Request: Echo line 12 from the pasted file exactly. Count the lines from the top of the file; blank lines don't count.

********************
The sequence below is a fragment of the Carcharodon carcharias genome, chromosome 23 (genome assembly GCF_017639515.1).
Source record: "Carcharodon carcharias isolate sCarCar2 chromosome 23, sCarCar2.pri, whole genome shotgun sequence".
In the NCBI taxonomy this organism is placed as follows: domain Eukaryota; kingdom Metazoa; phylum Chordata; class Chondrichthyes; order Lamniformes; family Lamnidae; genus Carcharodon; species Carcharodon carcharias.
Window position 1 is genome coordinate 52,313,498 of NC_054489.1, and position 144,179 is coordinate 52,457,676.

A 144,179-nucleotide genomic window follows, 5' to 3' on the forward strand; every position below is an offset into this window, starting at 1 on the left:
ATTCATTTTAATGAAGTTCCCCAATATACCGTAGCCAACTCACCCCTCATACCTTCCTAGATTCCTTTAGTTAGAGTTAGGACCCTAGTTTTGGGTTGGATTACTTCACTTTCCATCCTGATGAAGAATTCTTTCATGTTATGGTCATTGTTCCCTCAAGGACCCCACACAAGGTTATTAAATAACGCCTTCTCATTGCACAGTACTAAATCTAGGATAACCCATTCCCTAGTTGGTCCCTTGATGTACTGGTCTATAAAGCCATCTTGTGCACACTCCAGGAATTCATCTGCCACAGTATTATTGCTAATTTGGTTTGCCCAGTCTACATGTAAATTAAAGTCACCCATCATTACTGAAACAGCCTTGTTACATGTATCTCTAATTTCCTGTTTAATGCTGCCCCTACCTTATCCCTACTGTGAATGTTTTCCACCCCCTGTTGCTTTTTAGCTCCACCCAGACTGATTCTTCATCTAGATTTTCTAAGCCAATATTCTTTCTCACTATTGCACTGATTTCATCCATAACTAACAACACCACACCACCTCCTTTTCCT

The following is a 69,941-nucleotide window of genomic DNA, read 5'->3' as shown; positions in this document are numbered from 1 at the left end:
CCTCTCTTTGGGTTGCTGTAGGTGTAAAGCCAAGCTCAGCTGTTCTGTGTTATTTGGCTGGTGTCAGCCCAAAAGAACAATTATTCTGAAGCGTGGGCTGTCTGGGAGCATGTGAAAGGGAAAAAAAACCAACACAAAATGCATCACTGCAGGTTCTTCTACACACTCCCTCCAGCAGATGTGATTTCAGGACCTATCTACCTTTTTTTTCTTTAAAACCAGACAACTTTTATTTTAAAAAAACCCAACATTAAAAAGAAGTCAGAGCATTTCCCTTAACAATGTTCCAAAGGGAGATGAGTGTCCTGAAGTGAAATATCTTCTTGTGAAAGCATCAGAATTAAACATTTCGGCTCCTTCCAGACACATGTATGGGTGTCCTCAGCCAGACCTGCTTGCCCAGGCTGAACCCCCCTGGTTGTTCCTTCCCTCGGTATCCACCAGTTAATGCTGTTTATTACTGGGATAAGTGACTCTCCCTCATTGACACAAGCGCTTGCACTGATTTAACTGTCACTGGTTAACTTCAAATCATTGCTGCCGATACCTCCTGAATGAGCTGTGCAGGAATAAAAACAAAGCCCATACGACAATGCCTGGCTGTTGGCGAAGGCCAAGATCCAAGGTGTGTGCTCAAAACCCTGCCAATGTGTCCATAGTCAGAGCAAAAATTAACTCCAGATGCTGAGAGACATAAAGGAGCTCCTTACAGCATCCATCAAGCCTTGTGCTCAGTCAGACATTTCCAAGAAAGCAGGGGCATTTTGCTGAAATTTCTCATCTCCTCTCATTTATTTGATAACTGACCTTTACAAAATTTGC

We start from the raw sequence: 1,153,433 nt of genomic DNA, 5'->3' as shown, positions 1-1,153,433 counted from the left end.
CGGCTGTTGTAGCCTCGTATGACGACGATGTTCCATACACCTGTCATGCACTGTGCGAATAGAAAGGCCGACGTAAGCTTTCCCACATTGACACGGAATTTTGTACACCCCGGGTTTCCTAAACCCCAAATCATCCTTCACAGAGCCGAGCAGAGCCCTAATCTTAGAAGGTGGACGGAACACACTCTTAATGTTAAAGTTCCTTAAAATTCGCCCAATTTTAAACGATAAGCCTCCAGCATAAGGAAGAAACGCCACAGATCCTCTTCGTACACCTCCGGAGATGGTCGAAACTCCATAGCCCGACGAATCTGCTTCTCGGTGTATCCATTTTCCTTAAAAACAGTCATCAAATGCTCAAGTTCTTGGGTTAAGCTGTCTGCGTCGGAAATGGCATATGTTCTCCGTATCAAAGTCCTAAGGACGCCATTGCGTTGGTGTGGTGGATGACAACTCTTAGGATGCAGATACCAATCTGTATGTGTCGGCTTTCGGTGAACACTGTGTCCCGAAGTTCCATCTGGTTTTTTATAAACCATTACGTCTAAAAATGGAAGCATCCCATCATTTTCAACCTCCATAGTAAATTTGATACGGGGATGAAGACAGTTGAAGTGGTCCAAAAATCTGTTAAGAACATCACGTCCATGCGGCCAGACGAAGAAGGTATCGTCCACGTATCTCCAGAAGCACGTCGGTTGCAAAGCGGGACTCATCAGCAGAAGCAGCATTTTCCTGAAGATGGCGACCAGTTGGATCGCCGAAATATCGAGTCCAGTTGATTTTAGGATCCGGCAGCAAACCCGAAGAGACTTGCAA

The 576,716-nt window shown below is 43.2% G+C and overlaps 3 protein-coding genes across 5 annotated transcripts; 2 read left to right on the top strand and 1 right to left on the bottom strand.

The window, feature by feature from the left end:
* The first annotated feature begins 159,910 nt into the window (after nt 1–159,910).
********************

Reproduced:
The window, feature by feature from the left end: